Kewaunee County leaders unsure of some aspects of state face mask order
KEWAUNEE – Local officials had unsure reactions to Gov. Tony Evers' emergency order requiring people to wear face coverings or masks when in indoor and enclosed spaces from Saturday through Sept. 28.
Issued Thursday, Evers' order mandates those ages 5 and older to wear coverings over their noses and mouths if they're in an enclosed space, other than a private residence, and with people who are not household members. It also strongly recommends face coverings "in all other settings, including outdoors when it is not possible to maintain physical distancing." It also provides exceptions for various reasons, such as when eating or swimming or for those with related medical conditions.
The order comes in the wake of a surge of positive test results for the COVID-19 virus across the state over the past few weeks. Among other justifications, it notes that President Donald Trump's COVID-19 task force recommended July 26 the state implement a statewide face covering mandate to help combat the surge. Thirty-three other states have similar requirements in place.
The requirement met with the approval of Cindy Kinnard, director of the Kewaunee County Public Health Department and a registered nurse. The county has experienced a rise in positive COVID-19 tests, and percentage of tests coming back positive, in July, with 46% its total (49 of 107) being reported during the month.
"Masking up is one important thing people can do to protect the community," Kinnard said.
But some aspects of the order were a concern for County Board Chairman Daniel Olson, although he said he'd just received the order when contacted by the Kewaunee County Star-News and hadn't had the chance to fully digest it.
Olson wondered if schools or places of worship were among the exemptions, although they're not mentioned in the order — Olson is pastor of St. Paul Lutheran Church in Montpelier and administrator of its school. An FAQ accompanying the order clarified that those giving a religious or educational presentation, among a list of other actions, would be allowed to remove their mask.
He also questioned the effect it would have in the county at this point because a number of stores and shops implemented their own mask requirements within the past few weeks. That's part of the reason Olson said he wasn't discussing a county mandate for masks with Kinnard and other county officials, as some other counties (including neighboring Door) and larger cities have ordered.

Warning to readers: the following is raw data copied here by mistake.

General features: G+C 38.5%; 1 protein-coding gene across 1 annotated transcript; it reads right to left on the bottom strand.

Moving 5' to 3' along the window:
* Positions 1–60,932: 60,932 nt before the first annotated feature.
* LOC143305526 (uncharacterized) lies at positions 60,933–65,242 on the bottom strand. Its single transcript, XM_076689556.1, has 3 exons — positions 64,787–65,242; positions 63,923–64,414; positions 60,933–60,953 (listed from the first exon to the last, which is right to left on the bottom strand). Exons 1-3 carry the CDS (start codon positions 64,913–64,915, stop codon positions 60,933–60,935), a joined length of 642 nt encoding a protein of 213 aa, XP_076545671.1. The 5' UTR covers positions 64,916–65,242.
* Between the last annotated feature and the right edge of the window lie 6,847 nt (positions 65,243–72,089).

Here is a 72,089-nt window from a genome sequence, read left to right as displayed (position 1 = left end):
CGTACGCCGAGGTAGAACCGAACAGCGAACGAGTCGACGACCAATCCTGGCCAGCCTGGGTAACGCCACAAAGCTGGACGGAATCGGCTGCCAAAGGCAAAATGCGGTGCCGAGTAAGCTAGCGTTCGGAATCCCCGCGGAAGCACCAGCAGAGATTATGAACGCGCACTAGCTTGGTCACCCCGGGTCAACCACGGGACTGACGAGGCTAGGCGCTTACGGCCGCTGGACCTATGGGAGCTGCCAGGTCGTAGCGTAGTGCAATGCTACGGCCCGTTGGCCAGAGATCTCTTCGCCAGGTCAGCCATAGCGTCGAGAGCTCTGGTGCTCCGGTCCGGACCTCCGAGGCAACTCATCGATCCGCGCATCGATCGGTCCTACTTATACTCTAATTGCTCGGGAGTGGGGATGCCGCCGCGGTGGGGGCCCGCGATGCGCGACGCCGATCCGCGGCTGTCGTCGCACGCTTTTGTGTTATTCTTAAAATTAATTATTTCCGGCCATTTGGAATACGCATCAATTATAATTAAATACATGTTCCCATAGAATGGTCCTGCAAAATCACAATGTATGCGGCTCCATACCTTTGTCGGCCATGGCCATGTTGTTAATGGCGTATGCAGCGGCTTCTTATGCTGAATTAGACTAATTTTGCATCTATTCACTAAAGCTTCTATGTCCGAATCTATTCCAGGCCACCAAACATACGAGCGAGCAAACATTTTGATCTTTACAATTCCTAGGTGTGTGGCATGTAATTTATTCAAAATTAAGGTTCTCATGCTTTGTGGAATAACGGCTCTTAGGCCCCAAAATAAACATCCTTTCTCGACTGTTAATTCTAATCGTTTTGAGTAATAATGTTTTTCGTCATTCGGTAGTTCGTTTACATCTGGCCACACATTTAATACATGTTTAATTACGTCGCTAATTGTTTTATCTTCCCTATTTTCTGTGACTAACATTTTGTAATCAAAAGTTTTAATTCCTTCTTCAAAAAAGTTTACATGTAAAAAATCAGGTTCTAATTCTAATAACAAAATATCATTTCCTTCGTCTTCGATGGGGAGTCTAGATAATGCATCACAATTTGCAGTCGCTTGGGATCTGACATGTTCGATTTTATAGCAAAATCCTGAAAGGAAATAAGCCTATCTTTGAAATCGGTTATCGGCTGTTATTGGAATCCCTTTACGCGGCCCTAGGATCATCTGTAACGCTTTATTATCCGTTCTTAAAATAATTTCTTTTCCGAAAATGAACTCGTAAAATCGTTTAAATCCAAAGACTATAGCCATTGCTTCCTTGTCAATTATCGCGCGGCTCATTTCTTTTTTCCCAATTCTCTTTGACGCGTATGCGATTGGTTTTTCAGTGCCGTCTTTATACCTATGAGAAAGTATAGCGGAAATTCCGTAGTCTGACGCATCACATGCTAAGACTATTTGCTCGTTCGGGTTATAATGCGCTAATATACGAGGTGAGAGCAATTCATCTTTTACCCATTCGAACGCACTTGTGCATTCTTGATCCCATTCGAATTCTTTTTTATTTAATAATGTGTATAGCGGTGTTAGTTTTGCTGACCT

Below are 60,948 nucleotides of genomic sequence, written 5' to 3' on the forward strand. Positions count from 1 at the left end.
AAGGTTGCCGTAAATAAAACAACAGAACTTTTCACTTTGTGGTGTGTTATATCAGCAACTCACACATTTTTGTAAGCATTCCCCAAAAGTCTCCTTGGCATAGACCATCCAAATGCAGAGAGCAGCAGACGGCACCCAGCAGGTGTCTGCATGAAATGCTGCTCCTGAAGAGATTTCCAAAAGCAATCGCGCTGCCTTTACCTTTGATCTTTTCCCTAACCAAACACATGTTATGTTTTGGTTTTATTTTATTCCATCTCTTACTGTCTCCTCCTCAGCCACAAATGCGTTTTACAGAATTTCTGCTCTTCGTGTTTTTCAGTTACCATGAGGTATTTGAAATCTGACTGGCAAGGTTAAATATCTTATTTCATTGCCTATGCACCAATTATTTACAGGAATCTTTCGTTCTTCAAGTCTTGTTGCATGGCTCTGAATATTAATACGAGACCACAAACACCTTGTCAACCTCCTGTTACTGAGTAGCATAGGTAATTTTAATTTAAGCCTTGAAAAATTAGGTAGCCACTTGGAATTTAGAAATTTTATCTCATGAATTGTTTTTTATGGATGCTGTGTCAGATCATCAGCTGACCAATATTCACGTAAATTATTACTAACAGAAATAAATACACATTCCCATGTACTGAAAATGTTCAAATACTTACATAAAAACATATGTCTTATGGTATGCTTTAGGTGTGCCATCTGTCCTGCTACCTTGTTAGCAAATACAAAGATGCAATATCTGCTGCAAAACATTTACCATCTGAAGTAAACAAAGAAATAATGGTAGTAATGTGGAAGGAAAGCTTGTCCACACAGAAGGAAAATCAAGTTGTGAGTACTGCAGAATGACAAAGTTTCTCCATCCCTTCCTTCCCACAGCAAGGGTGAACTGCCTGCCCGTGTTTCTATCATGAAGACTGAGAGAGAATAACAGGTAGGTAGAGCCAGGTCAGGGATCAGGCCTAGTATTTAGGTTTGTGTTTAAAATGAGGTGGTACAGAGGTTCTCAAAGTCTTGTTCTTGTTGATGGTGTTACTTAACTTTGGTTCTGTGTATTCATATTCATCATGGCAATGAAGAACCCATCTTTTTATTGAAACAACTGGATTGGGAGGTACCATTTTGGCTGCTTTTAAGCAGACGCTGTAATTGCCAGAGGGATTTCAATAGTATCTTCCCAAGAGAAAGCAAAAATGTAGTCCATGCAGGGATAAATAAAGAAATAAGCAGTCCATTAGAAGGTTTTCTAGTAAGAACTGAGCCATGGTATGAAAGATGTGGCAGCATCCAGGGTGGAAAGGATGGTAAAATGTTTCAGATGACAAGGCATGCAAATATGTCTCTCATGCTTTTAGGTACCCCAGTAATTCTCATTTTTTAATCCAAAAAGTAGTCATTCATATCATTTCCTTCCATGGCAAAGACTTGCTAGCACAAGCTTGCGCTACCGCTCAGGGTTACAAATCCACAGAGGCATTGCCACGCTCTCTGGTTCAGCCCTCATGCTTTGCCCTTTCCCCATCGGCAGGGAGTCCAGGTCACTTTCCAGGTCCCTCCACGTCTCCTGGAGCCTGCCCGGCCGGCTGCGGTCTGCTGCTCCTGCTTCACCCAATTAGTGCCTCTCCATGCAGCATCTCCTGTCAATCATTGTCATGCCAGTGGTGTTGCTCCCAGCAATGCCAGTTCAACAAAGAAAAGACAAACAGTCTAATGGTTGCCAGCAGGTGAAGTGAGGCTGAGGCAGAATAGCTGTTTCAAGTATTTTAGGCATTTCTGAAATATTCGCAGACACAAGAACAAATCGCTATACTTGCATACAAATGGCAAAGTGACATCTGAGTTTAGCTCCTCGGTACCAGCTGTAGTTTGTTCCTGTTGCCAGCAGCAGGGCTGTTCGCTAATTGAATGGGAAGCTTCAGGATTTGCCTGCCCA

"My intention was to leave (wearing a mask) up to the individual to decide," Olson said. "My impression is most businesses are already requiring it, anyway. … So, I'm not sure how much effect the order will have on the local level."
How the order will be enforced, and who will enforce it, also was a concern of Olson's, who called the language regarding enforcement "pretty broad." The order calls for a fine of $200, which would be a civil forfeiture, and the FAQ says local or state authorities may be responsible to enforce it.
Sheriff Matt Joski said he's worried that his department will be inundated with calls reporting people who aren't wearing masks where they're supposed to, especially if the non-masked people have medical reasons for it. A post on the sheriff's department Facebook page says it likely would not be able to respond to every report because of limited resources.
"The one thing I want to make sure of is, we don't get into a culture where everyone is reporting people (for not wearing masks)," Joski told the Star-News. "People have got to realize that some individuals are not able to wear a mask. We don't want people to take it upon themselves to turn into face mask vigilantes."
Joski added that if people are in a place where others aren't wearing masks and it makes them uncomfortable, they should utilize social distancing as best as they can.
He also said those who have medical reasons to not wear a mask should be mentally and emotionally prepared to be challenged, and those who come across such people show understanding. The FAQ from the state says people who are being harassed for not wearing a mask and have legitimate reasons should contact local law enforcement.
"Overall, I think the big thing is, everyone should just use common sense," Joski said. "I'm optimistic. I have faith in our community."
Contact Christopher Clough at 920-741-7952, 920-562-8900 or [email protected].
This article originally appeared on Green Bay Press-Gazette: Kewaunee County leaders unsure of some aspects of state face mask order